This morning I started working on the mast from the Venture.  I had to take all the rigging off as well as the wiring for the masthead light and the steaming light.  I then cut it with a hack saw where it had been bent.  Now I have 2 pieces.  Soon I will cut those off clean, minus 2 or 3 feet on the upper portion.  That piece will serve as the inner sleeve to join the 2 pieces together.  I think I will cut or grind away the track and make a cut lengthwise along the front of the sleeve piece.  This will hopefully allow it to fit inside the other 2 pieces.  Then it will all be fastened.  I am sure it will be much more difficult than it sounds.  It will be an interesting experiment

Wednesday, April 16, 2014

Venture Damage

Once a bow pulpit was here, but no longer.
The holes left from where the bow pulpit once was add nice light in the forepeak, but they will need to be repaired.  I am still not positive that I am going to fix this boat, but it is more likely than not.   These holes and the ones at the mast step are all the fiberglass work that needs doing.
Rigging will be a bit of work.  I need new stays and shrouds and spreaders.  Oh ya, the mast.  I am not to worried about fixing the mast.  I think it is doable.
The one thing that makes me sigh is the thought of having to re-cut the sails to fit a shortened rig.  Not difficult just a lot of work.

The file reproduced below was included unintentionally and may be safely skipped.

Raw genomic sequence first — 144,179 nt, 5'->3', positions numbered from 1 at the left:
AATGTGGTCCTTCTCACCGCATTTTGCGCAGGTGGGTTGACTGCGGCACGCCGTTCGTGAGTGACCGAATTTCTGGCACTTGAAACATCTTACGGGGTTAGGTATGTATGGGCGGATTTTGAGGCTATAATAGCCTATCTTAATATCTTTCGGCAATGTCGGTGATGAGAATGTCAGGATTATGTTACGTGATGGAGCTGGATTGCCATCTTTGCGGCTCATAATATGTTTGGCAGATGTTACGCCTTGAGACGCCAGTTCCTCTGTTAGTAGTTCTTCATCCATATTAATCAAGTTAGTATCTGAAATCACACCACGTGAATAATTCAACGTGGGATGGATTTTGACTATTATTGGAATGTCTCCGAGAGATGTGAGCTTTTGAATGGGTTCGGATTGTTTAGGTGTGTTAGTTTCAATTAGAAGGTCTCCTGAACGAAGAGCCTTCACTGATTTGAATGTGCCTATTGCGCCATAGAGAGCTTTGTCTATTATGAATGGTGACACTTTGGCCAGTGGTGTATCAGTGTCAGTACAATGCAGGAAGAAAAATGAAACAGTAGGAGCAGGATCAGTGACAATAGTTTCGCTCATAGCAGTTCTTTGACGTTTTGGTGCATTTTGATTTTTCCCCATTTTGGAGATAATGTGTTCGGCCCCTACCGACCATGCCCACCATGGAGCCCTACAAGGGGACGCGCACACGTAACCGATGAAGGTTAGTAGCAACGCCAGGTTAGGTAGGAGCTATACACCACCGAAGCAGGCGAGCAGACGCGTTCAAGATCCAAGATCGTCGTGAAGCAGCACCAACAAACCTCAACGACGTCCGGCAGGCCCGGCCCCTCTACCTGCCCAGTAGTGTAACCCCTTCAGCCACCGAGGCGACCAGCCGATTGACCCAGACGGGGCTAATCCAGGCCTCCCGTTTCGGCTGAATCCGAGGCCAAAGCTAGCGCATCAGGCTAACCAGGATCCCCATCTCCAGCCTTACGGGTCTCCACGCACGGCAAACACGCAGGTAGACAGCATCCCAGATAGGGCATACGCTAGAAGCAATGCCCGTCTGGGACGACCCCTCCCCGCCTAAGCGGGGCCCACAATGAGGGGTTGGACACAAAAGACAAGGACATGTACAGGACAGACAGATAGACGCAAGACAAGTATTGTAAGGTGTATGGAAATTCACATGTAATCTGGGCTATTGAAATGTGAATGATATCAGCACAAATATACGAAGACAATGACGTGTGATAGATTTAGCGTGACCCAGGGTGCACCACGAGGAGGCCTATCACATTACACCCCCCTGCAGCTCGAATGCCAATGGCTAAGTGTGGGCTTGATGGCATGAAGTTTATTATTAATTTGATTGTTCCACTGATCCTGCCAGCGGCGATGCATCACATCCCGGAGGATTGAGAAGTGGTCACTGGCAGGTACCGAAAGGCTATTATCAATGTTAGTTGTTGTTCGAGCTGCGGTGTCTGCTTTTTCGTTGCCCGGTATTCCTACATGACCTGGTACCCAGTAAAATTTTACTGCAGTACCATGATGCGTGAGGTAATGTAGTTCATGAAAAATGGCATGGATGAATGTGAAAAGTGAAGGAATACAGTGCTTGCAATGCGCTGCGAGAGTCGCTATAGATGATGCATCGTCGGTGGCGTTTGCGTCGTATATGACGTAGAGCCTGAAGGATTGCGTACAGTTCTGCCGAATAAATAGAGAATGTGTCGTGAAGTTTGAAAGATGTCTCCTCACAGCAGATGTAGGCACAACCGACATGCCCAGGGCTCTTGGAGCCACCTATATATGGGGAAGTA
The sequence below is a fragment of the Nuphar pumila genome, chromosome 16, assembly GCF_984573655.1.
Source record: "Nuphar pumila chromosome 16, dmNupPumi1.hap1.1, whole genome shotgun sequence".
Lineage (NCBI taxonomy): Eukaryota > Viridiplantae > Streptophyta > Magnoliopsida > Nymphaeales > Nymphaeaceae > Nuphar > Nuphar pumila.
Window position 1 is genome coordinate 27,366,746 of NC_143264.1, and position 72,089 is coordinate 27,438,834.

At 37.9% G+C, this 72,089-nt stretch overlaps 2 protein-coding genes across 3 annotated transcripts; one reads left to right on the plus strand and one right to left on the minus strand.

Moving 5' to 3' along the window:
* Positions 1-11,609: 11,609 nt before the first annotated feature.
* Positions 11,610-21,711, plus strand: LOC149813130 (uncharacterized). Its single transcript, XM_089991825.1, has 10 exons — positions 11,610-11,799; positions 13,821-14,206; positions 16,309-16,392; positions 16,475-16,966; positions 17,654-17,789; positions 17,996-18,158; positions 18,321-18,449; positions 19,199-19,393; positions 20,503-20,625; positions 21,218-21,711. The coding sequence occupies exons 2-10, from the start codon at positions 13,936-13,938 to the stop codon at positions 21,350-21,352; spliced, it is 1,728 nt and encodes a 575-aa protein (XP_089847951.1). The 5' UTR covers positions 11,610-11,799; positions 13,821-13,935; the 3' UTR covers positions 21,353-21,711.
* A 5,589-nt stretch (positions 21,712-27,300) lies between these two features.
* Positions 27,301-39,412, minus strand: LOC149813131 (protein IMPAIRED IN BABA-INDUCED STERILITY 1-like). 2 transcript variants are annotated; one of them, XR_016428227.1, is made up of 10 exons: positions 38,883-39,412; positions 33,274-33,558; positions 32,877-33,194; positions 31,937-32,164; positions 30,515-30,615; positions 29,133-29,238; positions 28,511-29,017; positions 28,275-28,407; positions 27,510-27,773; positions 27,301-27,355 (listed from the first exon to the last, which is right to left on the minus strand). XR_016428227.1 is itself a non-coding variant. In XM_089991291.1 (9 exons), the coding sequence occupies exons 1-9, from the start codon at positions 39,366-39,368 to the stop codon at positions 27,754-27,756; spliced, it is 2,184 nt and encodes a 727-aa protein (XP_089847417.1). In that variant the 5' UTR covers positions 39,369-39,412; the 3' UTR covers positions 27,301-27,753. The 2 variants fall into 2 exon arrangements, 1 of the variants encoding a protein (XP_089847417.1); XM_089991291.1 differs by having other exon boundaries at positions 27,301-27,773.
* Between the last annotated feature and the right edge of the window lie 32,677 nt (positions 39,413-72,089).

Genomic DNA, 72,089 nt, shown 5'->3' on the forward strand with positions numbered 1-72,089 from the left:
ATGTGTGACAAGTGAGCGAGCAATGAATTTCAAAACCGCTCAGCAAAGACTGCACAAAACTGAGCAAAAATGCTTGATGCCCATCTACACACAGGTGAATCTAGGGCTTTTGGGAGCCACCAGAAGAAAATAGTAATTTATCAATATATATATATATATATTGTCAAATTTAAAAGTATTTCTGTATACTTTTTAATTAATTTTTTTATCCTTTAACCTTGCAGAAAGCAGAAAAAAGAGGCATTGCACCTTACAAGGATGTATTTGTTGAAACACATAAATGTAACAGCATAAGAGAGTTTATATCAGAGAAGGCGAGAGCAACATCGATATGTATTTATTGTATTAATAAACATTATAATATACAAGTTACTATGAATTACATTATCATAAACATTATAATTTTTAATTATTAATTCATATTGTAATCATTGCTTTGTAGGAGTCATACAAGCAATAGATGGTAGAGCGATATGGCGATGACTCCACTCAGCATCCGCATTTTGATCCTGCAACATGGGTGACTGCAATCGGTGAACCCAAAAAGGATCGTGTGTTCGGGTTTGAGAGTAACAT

I figure that down below will be very spartan.  I will only repair the accommodations that have anything to do with the structural stability of the hull.  I don't think there is much point to doing more right now.

Friday, April 11, 2014

extremely trailer friendly mast?

broken mast and boom from Venture 21
Trying to get stuff sorted out.  Here is the 24 foot mast now in 13' and 11' sections.  If I keep the boat???? and fix her up I would consider trying to splice the mast back together, in a manner similar to the way  I saw Yves Gelinas do after being dismasted during a round the world trip.  Jean-du-Sud Around the world is a really good movie he made of his trip and in it you can see how he fixed his mast and continued.With Jean du Sud Around the World
With Jean-du-Sud
I think I would prefer a mast of about 20 or 21 feet anyway.  It would be easier to raise and lower when launching and the boat is pretty fast with this sail plan already.  For recreational sailing the loss of sail area doesn't bother me at all.  I have been sailing with a used main from a smaller boat anyway.
At this point it is all just smoke because until I get the boat back home I am not sure that I will be keeping it.